Any of you who know me or have been reading my blog for a while know full well that I have this compulsive need to find backstories that fit for EVERYTHING. From the characters that exist in my stories, to the random people I pass on the street, right down to the forgotten toy on the sidewalk… every single one of them has a story and I can’t help but to wonder about or make up a guess as to what that is. So, obviously, I couldn’t half ass the backstory for Xalworth Lobin-Yoslin Podon the druid forest gnome. I immediately had a full length novel idea, but was able to slim it down to the just under 6,000 word story that follows. I liked how it turned out, though it may be a little under-edited, so I decided to share.

Keep in mind while reading that gnomes in the D&D universe are not tiny people with pointy hats and garden implements, but instead they are halflings that stand about 3 feet tall.

If you are curious, the skeleton that I generated using the player’s handbook is as follows (MAY HINT AT SPOILERS):
Race: Forest gnome
Class: Druid
Bakground: Folk Hero
Defining Event: Stood alone against a terrible monster
Alignment: Chaotic Good
Personality Traits: I judge people by their actions, not their words. If someone is in trouble, I’m always ready to lend help.
Ideals: Freedom – Tyrants must not be allowed to oppress people.
Bonds: A proud noble once gave me a horrible beating, and I will take revenge on any bully I encounter.
Flaws: The tyrant who rules my land will stop at nothing to see me killed.

You can download the story as a PDF. Enjoy.
As always, I appreciate any feedback, comments, or concerns that you may have.


141102_203900Had he looked up from his phone when the hoards of people running the other direction in terror brushed his shoulder, rather than tweeting about how rude people were, things may have ended up differently for Jack. Since he was scrolling through twitter at the time, had he been following anyone that cared about anything other than posting pictures of boobs, he may have gotten, at least, a hint that something was wrong, instead of some light tingling in his groin.

He did eventually look up when the monster’s thunderous roar failed to be canceled by his headphones, but it was too late. Had Jack done any number of things differently, then the headline the next day which read “16,542 KILLED BY THREE HEADED MONSTER” may have started with the number 16,541 instead.

It would have been some consolation for Jack while his body was torn to shreds, had he known, that the image accompanying the headline would be the one Jack snapped on his phone and uploaded instead of running away.

The whole world saw that image. He was famous.

Lake Polpo

140111_221717The water was still. Not smoothed over like “glass,” as they called it, but it was the middle of winter, so there were no boats and the wind wasn’t more than a light breeze where Jack stood on the dock. There were ripples moving over the surface of the lake, as there always are with a living body of water, but they were small enough to only make any given line of reflection dance back and forth a little without breaking.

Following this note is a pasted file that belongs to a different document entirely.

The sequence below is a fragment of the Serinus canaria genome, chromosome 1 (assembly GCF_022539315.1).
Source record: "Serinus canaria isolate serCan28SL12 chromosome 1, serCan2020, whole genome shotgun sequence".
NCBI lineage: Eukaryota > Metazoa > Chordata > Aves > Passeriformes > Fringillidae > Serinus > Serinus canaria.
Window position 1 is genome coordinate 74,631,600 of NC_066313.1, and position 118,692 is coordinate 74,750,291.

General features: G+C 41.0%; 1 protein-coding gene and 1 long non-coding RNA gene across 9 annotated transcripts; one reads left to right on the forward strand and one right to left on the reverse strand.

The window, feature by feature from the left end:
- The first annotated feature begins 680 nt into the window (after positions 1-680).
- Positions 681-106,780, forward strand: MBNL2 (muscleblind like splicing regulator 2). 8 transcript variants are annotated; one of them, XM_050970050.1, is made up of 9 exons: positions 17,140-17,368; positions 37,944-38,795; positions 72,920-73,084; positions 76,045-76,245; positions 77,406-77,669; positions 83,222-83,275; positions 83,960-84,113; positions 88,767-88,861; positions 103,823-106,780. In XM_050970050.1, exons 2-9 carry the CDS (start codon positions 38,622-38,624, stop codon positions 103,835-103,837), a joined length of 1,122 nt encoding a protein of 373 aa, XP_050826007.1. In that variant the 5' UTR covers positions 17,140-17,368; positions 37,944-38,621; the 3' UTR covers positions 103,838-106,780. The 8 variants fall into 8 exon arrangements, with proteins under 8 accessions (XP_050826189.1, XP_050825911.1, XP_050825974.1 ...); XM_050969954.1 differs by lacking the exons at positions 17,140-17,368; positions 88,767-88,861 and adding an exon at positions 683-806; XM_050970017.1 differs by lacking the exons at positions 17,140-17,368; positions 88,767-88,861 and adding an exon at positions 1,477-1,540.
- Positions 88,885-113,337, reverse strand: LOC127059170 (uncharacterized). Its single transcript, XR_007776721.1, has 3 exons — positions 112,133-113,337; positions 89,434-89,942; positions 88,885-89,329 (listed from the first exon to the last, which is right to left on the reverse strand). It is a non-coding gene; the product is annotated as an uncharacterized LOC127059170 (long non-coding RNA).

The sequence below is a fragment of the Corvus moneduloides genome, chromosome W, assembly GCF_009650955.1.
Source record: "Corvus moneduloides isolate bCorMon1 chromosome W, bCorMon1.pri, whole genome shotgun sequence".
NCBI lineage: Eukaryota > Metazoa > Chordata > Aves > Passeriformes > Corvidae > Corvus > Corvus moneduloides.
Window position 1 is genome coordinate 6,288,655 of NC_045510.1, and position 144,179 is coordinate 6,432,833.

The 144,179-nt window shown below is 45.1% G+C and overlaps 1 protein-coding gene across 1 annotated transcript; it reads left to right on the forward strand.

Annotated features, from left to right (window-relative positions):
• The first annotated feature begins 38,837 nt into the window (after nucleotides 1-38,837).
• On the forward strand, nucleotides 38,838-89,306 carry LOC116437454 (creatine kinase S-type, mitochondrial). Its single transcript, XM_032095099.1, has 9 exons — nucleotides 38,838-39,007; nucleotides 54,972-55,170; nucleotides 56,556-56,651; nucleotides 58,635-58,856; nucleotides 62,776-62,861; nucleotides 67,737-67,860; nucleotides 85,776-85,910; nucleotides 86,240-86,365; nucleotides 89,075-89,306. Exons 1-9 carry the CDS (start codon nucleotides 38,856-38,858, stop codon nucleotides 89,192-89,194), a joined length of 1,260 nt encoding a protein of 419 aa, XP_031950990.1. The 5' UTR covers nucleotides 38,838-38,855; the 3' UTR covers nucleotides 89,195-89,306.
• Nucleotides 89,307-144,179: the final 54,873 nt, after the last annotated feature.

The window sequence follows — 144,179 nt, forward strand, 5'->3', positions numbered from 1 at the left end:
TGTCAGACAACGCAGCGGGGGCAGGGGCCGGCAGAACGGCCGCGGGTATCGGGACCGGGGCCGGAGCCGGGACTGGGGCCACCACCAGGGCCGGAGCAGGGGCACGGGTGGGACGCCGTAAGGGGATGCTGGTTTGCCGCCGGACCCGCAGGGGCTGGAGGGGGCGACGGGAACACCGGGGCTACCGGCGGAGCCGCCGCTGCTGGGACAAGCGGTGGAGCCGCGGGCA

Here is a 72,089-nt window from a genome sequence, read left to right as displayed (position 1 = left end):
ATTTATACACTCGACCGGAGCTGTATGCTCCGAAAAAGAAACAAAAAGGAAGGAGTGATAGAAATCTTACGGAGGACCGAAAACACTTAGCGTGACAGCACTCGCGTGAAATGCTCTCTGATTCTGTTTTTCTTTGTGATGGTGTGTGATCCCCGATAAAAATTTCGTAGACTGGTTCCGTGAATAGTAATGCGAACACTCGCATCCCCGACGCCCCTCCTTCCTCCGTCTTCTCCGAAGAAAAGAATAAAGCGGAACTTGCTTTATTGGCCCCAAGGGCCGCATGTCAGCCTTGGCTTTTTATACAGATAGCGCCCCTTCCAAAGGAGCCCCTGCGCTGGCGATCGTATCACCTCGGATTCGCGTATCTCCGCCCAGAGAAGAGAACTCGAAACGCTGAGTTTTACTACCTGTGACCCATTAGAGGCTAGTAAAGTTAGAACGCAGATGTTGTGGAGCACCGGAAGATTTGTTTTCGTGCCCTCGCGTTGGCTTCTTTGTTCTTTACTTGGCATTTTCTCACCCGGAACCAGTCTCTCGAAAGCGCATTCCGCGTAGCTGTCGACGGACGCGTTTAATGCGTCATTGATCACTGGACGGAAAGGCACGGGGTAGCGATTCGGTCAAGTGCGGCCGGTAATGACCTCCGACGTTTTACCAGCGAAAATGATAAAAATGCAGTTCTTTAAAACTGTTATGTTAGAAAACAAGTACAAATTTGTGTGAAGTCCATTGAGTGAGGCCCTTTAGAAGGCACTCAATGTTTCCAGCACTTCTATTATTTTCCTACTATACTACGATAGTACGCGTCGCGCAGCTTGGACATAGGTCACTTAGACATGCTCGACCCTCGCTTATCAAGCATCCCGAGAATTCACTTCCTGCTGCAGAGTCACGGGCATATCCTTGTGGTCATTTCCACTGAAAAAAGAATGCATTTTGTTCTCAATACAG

It wasn’t the fact that he could clearly see the reflections of the far bank on the surface of the water that made him strain his eyes, looking out over the surface, while feeling his pulse slowly climb in terror. The glass hadn’t surprised him at all; that was normal, maybe even expected, this time of year. No, Jack’s eyes flitted around the surface of the lake in panic because of the disturbance he had seen way out there. If it was closer, others may have assumed that it was a fish, but as the rings spread out from that one violent splash, he made the estimation that it had been at least a thousand feet off shore. For him to have noticed it at all, it had to have been big.

The feeling of that cold tentacle slithering up his leg and taking hold crept into his mind. He tried to think of other things, but its sickening grasp was fast this time, unlike that summer when he had been a boy; that summer when five kids had gone missing over the course of a month, pulled down into the depths, their bodies never recovered. He had been the lucky one, the one that, for some reason, the creature had felt and not taken. Perhaps he lost the creature in the murky water when he swam for shore, or perhaps his scrawny legs hadn’t had enough meat on them. He wasn’t sure, but he knew he was luckier than at least three boys and two girls that summer, whatever the reason.

The disappearing children had been attributed to changing downwelling in the lake. Jack had known better, he had felt that slick appendage wrap around his leg and tug slightly before letting go. The rash of drownings had only happened that one summer thirty years before, that Jack could remember, but he had done some digging in the archives. It happened like clockwork, every three decades.

This was the year.

He could tell somebody, but who would he tell, nobody believed what was coming, and thus, nobody could stop it but him.

As he dumped his dive gear and harpoon gun into the front of the boat, Jack reminded himself that he still had a few months before the tourists started showing up and recklessly zipping around the lake. The tourists that were loud, obnoxious litter bugs with no respect for anything; the tourists he was struggling to save.